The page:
Muhammed asked on Facebook:
“Why are there some letters that we don’t pronounce?”
For example: Know, Listen, Often, Neighbour

English Isn't English

29% of English is French (France was the main language after the 1066 invasion for 600 years)

Examples of French words: Beef, Pork, Pastry, Salad, Portrait, Capitalism, Camoflague


26% of English is from Germanic languages (including Old English, Old Norse and Dutch)

  • Old Norse words are often concrete nouns, things we can feel. They often have hard consonants, such as “dirt, gun, club”
  • Words with silent Ks usually come from Old Norse and the K used to be pronounced. Over time, the pronunciation changed but the spelling remained the same.
  • In Old English, the E used to be pronounced. “Bite” used to have two syllables.


6% of English comes from Greek – it’s a very old language and supposedly the first to use an alphabet with vowels (AEIOU) and consonants (BCDFG).

  • Philosophy (pronounced like “FILO..”)
  • Phobia (something you’re scared of)

English also likes to borrow words from other languages.

  • Tsunami, karate (Japanese)
  • Caravan (Persian–>French–>English)

Know – Comes from old English. The K has stopped being pronounced.

Listen – Also form Germanic languages. The T is quite hard to say so probably why it stopped

Often – Middle English – Can be pronounced both ways

Neighbour – Old English – from nēah ‘nigh, near’ + gebūr ‘inhabitant, peasant, farmer’

Game of Thrones Expressions

“Lady of Winterfell, [it] has a nice ring to it”
If something “has a nice ring” that means it sounds good or is pleasing to the ear.
“Sir John? That has a nice ring to it”

“It had its moments”
This means that an event was not completely boring or terrible. Some parts were fun or interesting.
“The party last night had its moments”

“I’m sure you weren’t thrilled to hear the Lannister armies are marching North.”
To be thrilled means to be happy about something.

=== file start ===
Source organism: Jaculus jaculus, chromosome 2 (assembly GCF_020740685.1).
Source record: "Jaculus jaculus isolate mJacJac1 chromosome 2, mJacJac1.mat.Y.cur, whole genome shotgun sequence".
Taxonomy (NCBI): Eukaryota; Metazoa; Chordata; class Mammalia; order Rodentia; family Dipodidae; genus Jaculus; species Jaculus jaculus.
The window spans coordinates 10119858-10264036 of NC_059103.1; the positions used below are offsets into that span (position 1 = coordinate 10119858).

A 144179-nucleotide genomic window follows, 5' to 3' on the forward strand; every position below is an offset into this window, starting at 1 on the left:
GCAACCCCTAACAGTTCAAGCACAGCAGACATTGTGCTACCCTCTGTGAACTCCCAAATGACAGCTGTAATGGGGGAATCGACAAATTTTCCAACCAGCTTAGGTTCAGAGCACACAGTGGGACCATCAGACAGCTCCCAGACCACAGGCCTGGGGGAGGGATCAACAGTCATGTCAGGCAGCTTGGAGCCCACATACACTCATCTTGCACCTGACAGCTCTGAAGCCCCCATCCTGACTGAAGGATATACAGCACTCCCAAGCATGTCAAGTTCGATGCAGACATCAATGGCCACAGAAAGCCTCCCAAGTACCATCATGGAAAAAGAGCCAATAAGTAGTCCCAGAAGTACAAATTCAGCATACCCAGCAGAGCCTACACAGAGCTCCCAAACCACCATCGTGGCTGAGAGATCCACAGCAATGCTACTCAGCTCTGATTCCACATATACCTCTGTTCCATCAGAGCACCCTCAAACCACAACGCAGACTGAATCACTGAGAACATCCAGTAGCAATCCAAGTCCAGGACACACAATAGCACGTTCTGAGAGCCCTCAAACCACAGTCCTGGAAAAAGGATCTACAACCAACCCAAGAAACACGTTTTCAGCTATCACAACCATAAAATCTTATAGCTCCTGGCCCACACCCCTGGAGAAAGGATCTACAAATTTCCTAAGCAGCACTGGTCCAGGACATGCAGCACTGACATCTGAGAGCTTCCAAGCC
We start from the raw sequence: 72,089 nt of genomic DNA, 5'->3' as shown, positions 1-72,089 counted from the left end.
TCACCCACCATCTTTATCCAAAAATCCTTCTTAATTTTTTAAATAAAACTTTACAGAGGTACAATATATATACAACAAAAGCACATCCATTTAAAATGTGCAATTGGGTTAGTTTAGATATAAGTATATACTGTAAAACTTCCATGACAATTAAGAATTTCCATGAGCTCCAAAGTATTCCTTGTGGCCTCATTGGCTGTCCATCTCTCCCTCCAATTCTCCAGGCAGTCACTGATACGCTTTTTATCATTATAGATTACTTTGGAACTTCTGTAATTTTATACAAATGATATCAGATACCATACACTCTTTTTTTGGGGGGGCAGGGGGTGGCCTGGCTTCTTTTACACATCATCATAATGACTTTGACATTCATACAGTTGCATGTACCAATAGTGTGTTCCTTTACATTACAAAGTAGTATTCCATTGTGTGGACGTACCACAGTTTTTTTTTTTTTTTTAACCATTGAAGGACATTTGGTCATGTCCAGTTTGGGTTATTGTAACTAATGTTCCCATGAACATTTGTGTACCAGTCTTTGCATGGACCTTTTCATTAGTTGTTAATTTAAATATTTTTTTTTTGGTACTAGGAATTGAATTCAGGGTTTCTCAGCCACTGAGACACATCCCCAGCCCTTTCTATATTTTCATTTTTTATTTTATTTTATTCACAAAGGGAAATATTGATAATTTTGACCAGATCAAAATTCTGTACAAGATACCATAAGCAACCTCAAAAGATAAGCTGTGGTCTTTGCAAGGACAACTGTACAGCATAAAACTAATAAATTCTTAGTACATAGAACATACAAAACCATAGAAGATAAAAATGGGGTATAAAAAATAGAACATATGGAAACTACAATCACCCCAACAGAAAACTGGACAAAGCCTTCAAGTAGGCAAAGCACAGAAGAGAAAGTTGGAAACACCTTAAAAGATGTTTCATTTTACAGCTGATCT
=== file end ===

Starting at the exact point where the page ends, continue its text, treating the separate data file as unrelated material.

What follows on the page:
“I’m sure you weren’t thrilled to see it’s raining today.”

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7 thoughts on “#4 Why Does English Have Weird Spelling?”

  1. Hello Michael, I just want to say that it’s a pleasure to hear your voice because your voice has a nice ring. Thank you so much for another interesting episode.

    1. Well spotted!
      The truth is that there is a lot of crossover these days. Many words are pronounced the American way by most people because of their influence in movies and TV shows (schedule, lieutenant, garage, wrath…) Sometimes pronouncing things the British way can even sound too posh! It’s interesting.

  2. I agree with you Alanoud. As a foreigner, Michael popcast is easy to understand and no need too much concentration to understanding the meaning . Thats why I enjoy listening your popcast when driving.

  3. Hi,
    I would like to say that you are the best teacher. I listened to several podcasts previously, but to be honest your podcasts are amazing I just began to listen and I didn’t get bored.There is a saying in my culture that says that someone who does not thank people does not deserve to be thanked. Sothanks a lot for your podcasts and I’ll listen to all of them.

    1. Hi Alanoud, thank you x100000! I really appreciate that and I’m glad what I’m doing is providing some kind of value. Let me know if there’s any way I can improve in the future. 🙂

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